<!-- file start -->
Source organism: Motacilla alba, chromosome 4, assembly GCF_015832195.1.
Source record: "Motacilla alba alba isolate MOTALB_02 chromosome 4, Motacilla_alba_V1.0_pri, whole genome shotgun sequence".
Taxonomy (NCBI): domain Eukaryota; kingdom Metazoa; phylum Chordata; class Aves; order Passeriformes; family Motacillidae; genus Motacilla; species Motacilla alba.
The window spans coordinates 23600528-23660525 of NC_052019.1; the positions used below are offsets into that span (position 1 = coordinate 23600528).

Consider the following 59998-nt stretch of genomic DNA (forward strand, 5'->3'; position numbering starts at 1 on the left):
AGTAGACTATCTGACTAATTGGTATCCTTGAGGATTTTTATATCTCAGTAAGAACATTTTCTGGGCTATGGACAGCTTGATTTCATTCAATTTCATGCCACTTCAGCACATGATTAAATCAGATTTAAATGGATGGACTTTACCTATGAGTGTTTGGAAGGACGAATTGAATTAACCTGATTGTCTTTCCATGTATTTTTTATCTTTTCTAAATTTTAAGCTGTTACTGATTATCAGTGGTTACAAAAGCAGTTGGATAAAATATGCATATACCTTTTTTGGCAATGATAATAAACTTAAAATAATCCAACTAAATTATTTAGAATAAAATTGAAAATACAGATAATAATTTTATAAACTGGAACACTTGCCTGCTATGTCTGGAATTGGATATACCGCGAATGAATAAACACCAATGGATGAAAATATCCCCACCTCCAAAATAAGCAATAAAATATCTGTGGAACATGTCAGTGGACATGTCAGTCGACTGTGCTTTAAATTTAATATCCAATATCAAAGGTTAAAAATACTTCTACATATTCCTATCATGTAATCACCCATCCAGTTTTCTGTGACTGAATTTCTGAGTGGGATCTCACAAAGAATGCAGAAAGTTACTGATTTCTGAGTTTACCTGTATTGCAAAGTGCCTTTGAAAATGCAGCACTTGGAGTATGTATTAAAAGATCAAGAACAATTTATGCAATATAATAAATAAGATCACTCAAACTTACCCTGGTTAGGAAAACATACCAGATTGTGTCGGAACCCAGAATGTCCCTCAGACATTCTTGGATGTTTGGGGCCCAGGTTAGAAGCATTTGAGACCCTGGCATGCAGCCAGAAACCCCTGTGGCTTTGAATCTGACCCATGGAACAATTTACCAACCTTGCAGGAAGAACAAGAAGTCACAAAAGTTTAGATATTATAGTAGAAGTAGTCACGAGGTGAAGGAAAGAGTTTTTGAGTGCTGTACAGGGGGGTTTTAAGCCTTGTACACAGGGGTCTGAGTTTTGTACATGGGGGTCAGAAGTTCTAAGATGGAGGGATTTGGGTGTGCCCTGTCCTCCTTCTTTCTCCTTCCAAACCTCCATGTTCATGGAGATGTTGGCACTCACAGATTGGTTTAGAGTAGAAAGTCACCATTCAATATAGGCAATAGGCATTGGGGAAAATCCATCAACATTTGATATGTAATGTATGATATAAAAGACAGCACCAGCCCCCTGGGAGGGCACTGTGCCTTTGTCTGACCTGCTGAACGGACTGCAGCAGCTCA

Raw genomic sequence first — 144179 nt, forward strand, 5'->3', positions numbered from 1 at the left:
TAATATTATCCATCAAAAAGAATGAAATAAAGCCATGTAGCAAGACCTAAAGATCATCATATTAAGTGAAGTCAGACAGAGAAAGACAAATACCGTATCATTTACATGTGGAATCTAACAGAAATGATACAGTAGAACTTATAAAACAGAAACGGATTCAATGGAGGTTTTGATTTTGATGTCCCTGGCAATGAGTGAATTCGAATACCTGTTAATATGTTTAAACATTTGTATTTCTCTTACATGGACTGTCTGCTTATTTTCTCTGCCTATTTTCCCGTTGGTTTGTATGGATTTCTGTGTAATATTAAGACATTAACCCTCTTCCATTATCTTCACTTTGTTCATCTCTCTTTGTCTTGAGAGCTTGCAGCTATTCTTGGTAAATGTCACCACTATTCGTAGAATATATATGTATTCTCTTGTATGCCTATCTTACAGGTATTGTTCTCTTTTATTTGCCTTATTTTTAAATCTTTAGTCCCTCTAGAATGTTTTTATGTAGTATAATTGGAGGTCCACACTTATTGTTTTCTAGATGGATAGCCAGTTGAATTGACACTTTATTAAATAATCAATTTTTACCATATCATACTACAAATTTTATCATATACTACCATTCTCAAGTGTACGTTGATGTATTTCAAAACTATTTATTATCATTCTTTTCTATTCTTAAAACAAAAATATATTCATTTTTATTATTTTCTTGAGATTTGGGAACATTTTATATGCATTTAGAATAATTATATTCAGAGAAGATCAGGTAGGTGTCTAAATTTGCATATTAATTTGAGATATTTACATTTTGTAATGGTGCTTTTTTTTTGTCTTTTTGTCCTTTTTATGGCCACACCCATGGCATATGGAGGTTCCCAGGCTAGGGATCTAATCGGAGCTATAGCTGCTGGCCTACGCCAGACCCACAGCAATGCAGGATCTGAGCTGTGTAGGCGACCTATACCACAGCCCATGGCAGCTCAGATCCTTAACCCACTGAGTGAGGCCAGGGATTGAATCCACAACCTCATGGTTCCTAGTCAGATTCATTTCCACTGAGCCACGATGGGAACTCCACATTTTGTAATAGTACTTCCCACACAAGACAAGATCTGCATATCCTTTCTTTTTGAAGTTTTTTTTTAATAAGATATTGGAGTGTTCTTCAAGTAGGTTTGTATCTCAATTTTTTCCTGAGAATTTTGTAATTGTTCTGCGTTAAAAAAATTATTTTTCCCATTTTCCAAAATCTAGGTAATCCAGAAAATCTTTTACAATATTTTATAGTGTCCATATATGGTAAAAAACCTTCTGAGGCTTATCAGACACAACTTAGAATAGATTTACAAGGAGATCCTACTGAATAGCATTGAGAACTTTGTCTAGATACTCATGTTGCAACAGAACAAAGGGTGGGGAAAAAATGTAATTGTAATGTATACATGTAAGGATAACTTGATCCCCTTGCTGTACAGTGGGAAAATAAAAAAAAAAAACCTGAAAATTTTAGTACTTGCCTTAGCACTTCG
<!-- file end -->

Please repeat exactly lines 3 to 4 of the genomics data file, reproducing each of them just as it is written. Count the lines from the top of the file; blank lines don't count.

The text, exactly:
Taxonomy (NCBI): domain Eukaryota; kingdom Metazoa; phylum Chordata; class Aves; order Passeriformes; family Motacillidae; genus Motacilla; species Motacilla alba.
The window spans coordinates 23600528-23660525 of NC_052019.1; the positions used below are offsets into that span (position 1 = coordinate 23600528).